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In January 1856, Livingstone and his party reached Zumbo, at the confluence of the Zambezi and Luangwa rivers, once a thriving Portuguese settlement trading in ivory and slaves. Livingstone found it in ruins with crumbling stone buildings. In his journal Livingstone imagined the scene in days gone by:
"The merchants, as they sat beneath the verandahs in front of their houses, had a magnificent view of the two rivers [...], the church at the angle, and the gardens which they had on both sides of the rivers."
Livingstone collected around a field of coal in Zumbo and he also found metamorphic rocks, such as gneiss, and volcanic rocks, like basalt.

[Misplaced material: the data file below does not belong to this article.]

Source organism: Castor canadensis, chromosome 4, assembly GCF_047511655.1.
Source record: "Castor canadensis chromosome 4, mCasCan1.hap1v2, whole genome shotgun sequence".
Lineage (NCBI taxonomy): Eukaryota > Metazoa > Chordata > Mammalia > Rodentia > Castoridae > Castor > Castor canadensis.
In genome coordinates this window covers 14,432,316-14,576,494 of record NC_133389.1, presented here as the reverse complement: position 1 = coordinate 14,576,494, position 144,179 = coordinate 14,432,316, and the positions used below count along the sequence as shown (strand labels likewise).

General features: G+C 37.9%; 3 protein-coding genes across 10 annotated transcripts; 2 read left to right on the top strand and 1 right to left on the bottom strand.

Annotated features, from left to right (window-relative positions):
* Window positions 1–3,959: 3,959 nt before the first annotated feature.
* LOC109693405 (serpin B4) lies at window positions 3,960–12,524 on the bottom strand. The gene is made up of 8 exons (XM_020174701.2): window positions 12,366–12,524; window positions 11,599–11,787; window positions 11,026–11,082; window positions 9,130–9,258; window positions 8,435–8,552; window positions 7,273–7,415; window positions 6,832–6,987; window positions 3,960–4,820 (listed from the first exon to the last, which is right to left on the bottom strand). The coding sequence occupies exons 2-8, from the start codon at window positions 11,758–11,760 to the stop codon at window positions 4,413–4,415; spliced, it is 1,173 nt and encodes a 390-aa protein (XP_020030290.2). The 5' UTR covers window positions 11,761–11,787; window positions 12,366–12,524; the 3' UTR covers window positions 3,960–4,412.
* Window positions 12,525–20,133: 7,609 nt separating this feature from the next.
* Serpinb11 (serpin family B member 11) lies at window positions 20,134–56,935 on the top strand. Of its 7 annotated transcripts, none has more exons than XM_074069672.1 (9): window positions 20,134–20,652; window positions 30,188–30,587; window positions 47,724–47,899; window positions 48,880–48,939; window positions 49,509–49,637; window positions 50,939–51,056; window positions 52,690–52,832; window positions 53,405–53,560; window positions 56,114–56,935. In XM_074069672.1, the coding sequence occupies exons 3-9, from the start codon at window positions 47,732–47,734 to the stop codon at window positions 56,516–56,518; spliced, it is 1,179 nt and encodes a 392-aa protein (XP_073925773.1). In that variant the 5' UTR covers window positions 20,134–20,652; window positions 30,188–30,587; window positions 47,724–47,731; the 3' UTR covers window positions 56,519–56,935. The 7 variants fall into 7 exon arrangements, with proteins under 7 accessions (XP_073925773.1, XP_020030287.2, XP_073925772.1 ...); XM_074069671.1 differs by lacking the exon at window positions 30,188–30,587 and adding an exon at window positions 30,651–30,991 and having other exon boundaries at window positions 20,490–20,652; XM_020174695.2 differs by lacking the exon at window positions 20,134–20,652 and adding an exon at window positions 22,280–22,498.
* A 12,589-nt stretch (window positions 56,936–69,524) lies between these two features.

Specimen of dolerite with 19th century museum label: ‘Dolerite. Dyke cutting through the coal field west of Zumbo. Presented by Dr Livingstone.’
Livingstone’s note written in the field for the Dolerite: ‘Dykes cutting through the coal field beyond Zumbo, westerward.’
Specimen of basalt with 19th century museum label: ‘Basalt. Dyke cutting through coal field west of Zumbo. Presented by Dr Livingstone.’
Specimen of gneiss with 19th century museum label: ‘Gneiss with garnets. Country above Zumbo. Presented by Dr Livingstone.’
Livingstone’s note written in the field for the gneiss: ‘A broad dyke of this set on edge mainly runs parallel with Zambesi above Zumbo on south bank.’